David Cunliffe and Russel Norman said a Labour-Greens government might block Kim Dotcom from being extradicted to the US.
“I’ve always said I didn’t support the extradition process,” Mr Norman told 3News last night. “In a number of respects, I just don’t think it’s fair.”
Mr Cunliffe offered more qualified support for the accused pirate, saying, telling the broadcaster, “Prima face, the current government’s operation against Mr Dotcom appears to have been outside the law in a number of respects.”
In 3News’ report, the Labour leader doesn’t voice support for blocking extradition but later, when challenged on social media, 3News political editor Patrick Gower later said Mr Cunliffe said he was open to considering the option.
Prime Minister John Key said while the government could block and extradition, it would jeopardise the US-NZ extradition treaty. He noted that the treaty had been used to repatriate several “abhorrent” criminals from the US to NZ.
That’s the customary yeah-nah from Cunliffe and common sense from the Prime Minister.
Extradition treaties work both ways and we can’t expect the US to support our requests if we don’t support theirs.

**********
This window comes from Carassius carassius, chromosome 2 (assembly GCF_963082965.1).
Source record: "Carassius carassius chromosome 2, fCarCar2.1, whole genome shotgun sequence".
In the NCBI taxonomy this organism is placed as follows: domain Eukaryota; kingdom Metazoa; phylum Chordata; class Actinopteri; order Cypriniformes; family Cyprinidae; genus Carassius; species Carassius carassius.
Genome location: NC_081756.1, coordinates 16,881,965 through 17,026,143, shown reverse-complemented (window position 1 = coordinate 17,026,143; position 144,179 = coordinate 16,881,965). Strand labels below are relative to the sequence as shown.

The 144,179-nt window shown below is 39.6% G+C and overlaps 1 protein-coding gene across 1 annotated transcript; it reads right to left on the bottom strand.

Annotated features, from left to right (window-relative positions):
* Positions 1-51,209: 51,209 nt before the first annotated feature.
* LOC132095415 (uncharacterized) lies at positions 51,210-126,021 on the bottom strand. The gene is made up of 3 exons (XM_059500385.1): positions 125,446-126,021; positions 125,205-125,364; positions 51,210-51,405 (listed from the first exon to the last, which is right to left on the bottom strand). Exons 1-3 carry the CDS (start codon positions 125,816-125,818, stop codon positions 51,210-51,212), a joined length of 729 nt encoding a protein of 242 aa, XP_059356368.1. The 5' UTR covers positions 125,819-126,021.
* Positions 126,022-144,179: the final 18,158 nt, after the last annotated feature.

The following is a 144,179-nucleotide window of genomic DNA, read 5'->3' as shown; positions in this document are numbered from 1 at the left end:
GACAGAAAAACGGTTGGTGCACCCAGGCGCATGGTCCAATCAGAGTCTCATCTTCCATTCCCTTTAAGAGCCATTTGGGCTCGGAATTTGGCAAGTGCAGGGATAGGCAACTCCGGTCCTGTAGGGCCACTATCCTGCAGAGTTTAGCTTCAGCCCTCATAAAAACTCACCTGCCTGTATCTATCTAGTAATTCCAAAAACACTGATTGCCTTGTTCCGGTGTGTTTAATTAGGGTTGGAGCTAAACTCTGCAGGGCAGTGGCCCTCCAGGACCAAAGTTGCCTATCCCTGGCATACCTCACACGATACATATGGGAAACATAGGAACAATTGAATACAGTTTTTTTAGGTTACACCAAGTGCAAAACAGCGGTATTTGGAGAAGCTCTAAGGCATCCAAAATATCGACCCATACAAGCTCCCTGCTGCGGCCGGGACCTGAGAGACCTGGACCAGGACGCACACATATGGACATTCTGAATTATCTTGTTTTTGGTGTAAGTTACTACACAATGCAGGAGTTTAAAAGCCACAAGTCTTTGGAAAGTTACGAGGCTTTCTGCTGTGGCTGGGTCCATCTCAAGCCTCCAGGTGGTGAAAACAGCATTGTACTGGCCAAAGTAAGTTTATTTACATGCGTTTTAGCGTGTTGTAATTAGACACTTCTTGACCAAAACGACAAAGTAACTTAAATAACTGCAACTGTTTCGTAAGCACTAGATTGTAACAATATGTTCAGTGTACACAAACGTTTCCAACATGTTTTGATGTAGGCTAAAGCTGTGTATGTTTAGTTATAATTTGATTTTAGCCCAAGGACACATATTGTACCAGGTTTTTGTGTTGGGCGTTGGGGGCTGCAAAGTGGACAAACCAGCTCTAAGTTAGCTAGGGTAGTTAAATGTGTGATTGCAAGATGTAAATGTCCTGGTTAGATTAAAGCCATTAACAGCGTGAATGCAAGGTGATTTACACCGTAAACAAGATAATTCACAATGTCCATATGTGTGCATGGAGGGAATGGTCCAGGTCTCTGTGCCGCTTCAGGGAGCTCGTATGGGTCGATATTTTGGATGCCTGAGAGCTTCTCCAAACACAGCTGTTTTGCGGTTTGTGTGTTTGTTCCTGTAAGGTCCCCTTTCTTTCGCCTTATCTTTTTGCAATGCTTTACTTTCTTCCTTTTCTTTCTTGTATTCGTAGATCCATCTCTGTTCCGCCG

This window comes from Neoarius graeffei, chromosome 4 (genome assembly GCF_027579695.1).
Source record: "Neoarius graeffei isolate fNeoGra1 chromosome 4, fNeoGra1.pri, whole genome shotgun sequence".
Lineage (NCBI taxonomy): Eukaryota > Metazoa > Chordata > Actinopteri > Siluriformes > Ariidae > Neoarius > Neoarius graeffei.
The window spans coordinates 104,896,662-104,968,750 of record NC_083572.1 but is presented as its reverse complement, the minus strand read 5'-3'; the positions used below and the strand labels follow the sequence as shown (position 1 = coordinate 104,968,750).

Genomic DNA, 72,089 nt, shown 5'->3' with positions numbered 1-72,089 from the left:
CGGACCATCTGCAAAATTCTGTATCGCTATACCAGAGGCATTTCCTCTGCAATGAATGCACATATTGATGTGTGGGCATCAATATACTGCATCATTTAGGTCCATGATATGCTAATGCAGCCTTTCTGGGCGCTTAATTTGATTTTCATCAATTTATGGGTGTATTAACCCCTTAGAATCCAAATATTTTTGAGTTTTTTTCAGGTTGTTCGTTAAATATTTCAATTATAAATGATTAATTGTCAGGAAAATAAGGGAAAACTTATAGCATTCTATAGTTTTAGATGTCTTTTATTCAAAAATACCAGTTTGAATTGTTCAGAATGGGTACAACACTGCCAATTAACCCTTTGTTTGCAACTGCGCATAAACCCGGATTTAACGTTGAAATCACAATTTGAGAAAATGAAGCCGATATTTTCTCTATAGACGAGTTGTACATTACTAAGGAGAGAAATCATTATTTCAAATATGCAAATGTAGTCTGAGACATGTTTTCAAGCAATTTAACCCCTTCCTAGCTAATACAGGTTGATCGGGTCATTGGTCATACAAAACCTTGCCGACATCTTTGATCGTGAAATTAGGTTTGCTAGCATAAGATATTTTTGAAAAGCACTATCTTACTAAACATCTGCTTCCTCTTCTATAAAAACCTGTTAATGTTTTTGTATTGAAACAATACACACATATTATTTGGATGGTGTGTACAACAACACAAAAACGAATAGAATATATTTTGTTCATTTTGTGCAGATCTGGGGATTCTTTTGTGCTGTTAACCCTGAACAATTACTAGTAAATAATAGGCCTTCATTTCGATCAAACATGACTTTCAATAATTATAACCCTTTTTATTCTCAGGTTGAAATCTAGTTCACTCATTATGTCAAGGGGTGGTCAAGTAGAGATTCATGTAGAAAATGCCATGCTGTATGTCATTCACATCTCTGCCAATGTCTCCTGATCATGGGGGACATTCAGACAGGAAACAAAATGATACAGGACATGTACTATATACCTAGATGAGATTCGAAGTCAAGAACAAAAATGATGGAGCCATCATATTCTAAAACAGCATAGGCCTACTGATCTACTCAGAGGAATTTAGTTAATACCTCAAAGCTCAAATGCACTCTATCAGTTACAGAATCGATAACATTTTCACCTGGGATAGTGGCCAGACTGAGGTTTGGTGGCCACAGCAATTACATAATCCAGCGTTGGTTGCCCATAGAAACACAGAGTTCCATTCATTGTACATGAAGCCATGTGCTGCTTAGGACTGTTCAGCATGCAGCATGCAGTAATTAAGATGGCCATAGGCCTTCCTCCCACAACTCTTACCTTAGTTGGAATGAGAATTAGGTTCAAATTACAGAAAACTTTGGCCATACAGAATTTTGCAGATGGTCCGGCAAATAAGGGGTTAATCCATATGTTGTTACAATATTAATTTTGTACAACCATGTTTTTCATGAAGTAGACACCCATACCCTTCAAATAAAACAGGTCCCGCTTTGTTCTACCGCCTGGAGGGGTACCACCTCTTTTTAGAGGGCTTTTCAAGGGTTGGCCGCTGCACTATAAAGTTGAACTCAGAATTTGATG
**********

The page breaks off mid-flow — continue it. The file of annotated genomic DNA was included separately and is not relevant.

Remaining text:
A 3News Reid-Research poll found 21% or just over one in five voters would consider voting for Kim Dotcom’s Internet Party.
However, Mr Gower said of 1000 people surveyed, zero supported the Internet Party today.
But while a Labour-Greens government could “save Dotcom’s bacon” as Mr Gower puts it, the irony is that his political push could potentially strip away 1% or 2% support from the two parties – potentially enough to deny them power in a tight race for the MMP list vote. . .
The logical response to this is for Dotcom to forget forming his own party and back Labour and/or the Greens.
He’s already thinking of that.
The reds and greens are sure to swallow their animosity towards rich pricks and accept that offer.